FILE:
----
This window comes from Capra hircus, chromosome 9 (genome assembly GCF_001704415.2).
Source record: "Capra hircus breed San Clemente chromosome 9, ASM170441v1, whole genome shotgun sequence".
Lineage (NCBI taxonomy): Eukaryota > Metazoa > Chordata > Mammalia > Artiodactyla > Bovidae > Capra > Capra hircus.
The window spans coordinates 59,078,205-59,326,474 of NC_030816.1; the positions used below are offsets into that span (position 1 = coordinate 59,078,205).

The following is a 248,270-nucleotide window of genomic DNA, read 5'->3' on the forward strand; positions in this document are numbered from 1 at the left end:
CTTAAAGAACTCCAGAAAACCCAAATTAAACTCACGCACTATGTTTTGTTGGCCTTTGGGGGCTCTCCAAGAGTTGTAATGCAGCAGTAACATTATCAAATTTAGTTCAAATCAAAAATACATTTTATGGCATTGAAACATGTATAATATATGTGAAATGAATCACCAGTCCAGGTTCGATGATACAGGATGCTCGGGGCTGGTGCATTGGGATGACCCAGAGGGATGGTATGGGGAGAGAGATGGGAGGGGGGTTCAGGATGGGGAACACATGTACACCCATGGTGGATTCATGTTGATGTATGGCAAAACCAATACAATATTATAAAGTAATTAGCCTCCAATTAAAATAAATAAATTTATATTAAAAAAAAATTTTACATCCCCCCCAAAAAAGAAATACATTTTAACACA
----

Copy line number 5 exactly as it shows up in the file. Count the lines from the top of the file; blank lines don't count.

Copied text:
The following is a 248,270-nucleotide window of genomic DNA, read 5'->3' on the forward strand; positions in this document are numbered from 1 at the left end: